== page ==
How much use is it to study the meaning of characters?

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How much use is it to study the meaning of characters?

Postby Babelfish » 2005-09-12, 13:53

你好 :)
I'm not actually studying Chinese right now, just learning a character or word now and then... (My company is developing software which is also localised for the Chinese market, so I see a lot of Mandarin in Simplified Chinese).
So anyway, as far as I understand Chinese words are most often two characters rather than one, as opposed to the common perception among ppl who don't know Chinese at all :shock: Sometimes both characters mean pretty much the same, sometimes the whole expression has little to do with the meaning of component letters, for instance:
明 (ming2) bright
天 (tian1) day, sky, God, I don't know...
明天 tomorrow
Go figure!
Of course there are single characters used as words, such as 我 你 etc. But is it worth learning the meaning of each component of a new word?

BTW :oops: could anyone tell me how to put real tone marks?

再见!

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Re: How much use is it to study the meaning of characters?

Postby Aymeric » 2005-09-13, 15:57

Babelfish wrote:你好 :)
I'm not actually studying Chinese right now, just learning a character or word now and then... (My company is developing software which is also localised for the Chinese market, so I see a lot of Mandarin in Simplified Chinese).
So anyway, as far as I understand Chinese words are most often two characters rather than one, as opposed to the common perception among ppl who don't know Chinese at all :shock: Sometimes both characters mean pretty much the same, sometimes the whole expression has little to do with the meaning of component letters, for instance:
明 (ming2) bright
天 (tian1) day, sky, God, I don't know...
明天 tomorrow
Go figure!
Of course there are single characters used as words, such as 我 你 etc. But is it worth learning the meaning of each component of a new word?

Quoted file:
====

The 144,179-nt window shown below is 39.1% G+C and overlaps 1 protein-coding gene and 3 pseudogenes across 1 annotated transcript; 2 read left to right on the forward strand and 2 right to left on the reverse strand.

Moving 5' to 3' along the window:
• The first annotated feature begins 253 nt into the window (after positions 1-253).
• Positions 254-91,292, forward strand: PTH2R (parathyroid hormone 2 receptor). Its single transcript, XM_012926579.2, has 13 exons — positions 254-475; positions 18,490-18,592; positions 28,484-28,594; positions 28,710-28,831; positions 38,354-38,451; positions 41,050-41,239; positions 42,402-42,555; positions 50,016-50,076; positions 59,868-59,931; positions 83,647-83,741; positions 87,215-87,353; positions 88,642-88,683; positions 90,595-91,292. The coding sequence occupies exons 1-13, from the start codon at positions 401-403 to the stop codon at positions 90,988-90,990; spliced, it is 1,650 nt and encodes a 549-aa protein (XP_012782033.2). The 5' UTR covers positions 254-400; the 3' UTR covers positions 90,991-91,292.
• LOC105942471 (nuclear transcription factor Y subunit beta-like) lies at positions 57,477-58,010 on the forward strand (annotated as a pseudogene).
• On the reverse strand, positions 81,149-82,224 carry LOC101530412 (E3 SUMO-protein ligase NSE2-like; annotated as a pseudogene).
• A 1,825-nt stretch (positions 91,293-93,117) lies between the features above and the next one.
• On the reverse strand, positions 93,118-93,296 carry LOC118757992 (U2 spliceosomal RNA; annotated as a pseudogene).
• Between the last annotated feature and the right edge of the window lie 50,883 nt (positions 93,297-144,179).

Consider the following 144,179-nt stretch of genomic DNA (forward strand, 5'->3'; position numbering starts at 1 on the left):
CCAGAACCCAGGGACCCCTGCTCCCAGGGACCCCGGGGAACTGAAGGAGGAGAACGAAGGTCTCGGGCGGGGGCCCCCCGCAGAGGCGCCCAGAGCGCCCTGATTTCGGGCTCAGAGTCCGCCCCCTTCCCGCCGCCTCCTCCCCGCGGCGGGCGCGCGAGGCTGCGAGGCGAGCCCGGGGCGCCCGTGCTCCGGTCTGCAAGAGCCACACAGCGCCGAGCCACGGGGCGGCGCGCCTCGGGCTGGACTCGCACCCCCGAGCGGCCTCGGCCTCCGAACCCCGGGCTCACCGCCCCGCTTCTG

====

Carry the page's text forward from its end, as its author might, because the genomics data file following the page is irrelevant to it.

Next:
BTW :oops: could anyone tell me how to put real tone marks?

再见!

Well from my own experience (I still have a great deal to learn) I would say that it is useful to learn their meaning, and anyway even if you don't learn it intentionally, you will with practice.

It's useful because you can find lots of words that are a combination of two frequent characters, but that you can't find in the most common dictionnaries. So unless you know the meaning of the two characters and guess the general meaning of the word, you won't be able to understand it.

More importantly, a lot of words have almost the same translation in English while they must not be mixed up and have big nuances.

Just the first example that springs to my mind : 规律,规定,规则,规矩. These four words can be translated by "law" or "rule", and this is what you will find in dictionaries. Actually each of them is different from the others, and you can have a feel for these differences only by knowing the exact meaning of 定,律,则,and 矩.
Mixing up these words is perceived as incorrect, so obviously it's necessary to know their exact meaning.
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Postby Babelfish » 2005-09-13, 19:34

I C... thanx

It's just that - I went through a nice introduction to conversational Chinese, featuring several dialogs about various topics. And it felt that every time I encountered a new word, both it's characters were new to me :? and quite complicated :shock: (and I was looking at Simplified Chinese :roll: )

Ha! :D That "Insert IPA character(s)" can give some tone marks... although the IPA tones and the usual Mandarin tone notations are different. Let's see:
yī èr ... wǔ ... shí Got them all! 8)

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Postby Babelfish » 2005-09-13, 19:36

--- :evil: The 3rd tone gives me trouble
Maybe there is another way?

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Re: How much use is it to study the meaning of characters?